For that reason then we read about more than one commander of Rome's legions, discovering what sort of people they were, what sort of lives they led, how they were always at the mercy of murderous intrigue, always at risk of becoming the centre of intrigue themselves.
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A man who survives a dangerous period of history can do so either by dominating those around him, or by avoiding unwanted attention. Is it any wonder the Roman general who lasts the course is a surprisingly shy beast?
The last third of the book is devoted to extensive footnotes. Here the reader can check the author's sources and find inspiration for further study. There are plenty of black and white photographs to enliven the reading with some visual aids.
The author writes in a style that is clear and erudite without being totally dry. His attempt to humanize the individual behind the faceless legions largely succeeds. The reader will garner a better sense of the individual soldier's contribution to Western Civilization.
Imperial General: The Remarkable Career of Petellius Cerialis
Contained within Imperial General is a nice summary of military politics in the Principate with a more personal angle than usual. You're left in no doubt of the hazards of seeking senior positions, or how easily legions chose their affiliations and loyalties. Where this book succeeds in more than any other aspect is making very clear the delicate and potentially lethal balance between politician and soldier. As if the risks they took on the battlefield were not enough, it seems their lives were inherently risky by virtue of their status.
As we've come to expect from Philip Matyszak you will find a well written and observant account of the life and times of Petellius Cerialis. Not a triumph perhaps, but deserving of an ovation. If you are going to live in interesting times, you might as well be an interesting person.
Petillius Cerialis, son-in-law of the future emperor Vespasian, qualifies on both counts.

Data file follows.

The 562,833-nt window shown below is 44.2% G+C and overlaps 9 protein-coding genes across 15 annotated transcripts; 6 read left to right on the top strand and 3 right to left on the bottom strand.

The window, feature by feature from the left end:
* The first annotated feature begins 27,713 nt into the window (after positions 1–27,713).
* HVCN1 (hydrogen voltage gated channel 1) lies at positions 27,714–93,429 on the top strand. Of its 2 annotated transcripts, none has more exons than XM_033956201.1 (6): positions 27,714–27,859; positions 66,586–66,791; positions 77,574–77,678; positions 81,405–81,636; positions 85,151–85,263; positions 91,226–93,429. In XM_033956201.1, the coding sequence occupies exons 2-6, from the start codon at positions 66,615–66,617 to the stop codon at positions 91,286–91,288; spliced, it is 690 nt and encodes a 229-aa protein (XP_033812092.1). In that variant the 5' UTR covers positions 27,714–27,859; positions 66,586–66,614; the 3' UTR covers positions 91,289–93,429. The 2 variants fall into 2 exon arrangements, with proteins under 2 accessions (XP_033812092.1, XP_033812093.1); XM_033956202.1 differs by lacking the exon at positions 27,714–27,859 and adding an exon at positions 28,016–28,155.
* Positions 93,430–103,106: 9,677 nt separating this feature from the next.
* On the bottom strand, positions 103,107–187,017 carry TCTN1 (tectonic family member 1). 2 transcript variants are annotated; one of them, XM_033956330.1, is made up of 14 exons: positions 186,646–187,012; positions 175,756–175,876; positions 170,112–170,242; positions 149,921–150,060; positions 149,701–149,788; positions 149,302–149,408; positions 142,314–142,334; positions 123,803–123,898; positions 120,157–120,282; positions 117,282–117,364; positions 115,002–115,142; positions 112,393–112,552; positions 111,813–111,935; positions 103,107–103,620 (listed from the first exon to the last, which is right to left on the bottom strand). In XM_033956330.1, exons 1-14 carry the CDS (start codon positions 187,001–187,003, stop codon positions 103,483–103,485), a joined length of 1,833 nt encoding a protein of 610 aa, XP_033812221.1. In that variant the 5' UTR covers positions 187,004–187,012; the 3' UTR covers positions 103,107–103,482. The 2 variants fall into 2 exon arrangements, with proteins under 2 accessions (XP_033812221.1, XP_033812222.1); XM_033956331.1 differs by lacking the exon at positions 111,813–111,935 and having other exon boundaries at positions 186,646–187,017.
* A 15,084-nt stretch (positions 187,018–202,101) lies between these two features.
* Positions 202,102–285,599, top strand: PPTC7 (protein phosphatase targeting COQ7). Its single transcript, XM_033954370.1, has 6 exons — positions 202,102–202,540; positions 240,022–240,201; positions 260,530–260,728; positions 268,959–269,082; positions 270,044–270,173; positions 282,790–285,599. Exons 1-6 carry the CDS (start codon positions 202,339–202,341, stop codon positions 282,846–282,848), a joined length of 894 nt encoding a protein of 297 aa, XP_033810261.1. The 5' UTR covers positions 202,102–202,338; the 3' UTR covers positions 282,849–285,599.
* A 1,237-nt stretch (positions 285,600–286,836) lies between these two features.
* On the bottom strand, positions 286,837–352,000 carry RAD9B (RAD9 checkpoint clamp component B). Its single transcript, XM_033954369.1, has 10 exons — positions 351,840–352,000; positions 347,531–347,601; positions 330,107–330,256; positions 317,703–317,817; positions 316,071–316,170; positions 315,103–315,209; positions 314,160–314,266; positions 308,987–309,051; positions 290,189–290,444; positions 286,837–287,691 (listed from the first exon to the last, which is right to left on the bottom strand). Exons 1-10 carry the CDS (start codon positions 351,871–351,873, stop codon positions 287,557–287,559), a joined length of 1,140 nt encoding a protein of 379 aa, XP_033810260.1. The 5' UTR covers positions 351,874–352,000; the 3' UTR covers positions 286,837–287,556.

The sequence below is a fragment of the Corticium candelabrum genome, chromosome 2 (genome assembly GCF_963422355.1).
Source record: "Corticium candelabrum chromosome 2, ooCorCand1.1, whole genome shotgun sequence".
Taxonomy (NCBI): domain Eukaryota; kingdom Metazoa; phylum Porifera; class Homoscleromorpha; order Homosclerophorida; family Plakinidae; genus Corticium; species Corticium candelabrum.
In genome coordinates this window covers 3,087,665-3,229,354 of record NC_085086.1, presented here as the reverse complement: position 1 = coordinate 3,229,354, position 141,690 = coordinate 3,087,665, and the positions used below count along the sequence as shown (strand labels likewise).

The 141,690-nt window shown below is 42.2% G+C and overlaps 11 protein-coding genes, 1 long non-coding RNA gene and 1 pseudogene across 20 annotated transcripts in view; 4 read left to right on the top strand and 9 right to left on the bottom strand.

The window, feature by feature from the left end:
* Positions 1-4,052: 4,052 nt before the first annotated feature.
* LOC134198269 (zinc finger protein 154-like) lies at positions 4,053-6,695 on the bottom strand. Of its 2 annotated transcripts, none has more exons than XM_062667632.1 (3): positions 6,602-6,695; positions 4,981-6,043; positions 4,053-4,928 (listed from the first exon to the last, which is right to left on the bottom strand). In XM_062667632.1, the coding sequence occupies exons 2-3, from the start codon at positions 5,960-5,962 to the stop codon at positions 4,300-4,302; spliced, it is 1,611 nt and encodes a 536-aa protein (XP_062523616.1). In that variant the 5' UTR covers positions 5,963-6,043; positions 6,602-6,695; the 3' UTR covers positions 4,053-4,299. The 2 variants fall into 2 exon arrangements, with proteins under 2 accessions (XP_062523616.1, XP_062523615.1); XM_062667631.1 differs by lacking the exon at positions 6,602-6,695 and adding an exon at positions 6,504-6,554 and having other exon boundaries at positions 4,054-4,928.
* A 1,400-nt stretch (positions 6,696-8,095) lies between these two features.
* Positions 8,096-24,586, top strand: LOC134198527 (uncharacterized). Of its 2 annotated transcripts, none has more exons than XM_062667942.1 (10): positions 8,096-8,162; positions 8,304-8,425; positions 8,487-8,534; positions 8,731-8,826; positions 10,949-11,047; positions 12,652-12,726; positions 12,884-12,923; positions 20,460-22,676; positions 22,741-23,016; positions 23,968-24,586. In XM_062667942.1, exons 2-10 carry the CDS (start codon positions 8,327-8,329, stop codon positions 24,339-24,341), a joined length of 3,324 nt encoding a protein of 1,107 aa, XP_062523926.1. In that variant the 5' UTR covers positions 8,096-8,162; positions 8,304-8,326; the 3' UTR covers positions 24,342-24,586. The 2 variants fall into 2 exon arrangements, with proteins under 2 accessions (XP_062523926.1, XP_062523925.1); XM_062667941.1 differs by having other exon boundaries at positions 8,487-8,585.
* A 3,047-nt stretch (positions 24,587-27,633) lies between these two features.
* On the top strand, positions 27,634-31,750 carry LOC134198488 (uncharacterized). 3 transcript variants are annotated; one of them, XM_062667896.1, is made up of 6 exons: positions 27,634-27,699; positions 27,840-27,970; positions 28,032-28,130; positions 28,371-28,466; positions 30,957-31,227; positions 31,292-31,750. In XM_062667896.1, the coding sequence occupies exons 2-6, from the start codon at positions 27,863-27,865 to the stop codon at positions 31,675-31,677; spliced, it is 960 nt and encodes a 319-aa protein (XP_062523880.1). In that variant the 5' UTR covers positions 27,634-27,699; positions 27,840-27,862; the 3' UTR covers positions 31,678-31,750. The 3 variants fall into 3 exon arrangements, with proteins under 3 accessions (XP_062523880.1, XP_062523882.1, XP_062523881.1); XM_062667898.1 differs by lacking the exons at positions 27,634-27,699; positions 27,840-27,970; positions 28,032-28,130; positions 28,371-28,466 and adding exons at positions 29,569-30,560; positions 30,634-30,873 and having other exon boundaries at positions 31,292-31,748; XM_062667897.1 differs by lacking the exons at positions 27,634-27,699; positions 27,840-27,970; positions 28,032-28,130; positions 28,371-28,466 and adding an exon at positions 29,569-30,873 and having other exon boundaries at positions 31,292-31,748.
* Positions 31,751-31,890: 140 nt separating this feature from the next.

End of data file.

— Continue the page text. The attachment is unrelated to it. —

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His career included two full-scale provincial rebellions, the destruction of entire legions, a civil war, mutinous soldiery, and two Roman campaigns of conquest. Anyone who had Nero as a boss was guaranteed moments of extreme interest in his career, and twice Cerialis had to run for his life; once from the imperial authorities and once from Boudicca who had just wiped out half of the legion he was commanding. The only man to ever try to take Rome with a cavalry charge was also the man whose command post of a ship on the Rhine was stolen out from under him by a Batavian special boat squadron.
While visiting a lady friend his camp was attacked by a huge barbarian army, and an under-dressed Cerialis had to first fight his way into the camp before organizing the defence. These escapades mark the highlights and low points of Cerialis' career as a top Roman general of the first century AD.
VIAF ID: 255953 (Personal)
In this book we travel from Boudicca's Britain to Nero's Rome and out to the bogs and forests of the Rhine frontier. In part a biography of a remarkable general, this is also a description of what it took to command the legions of Rome in the name of the Caesars. I've always liked Petellius Cerialis.
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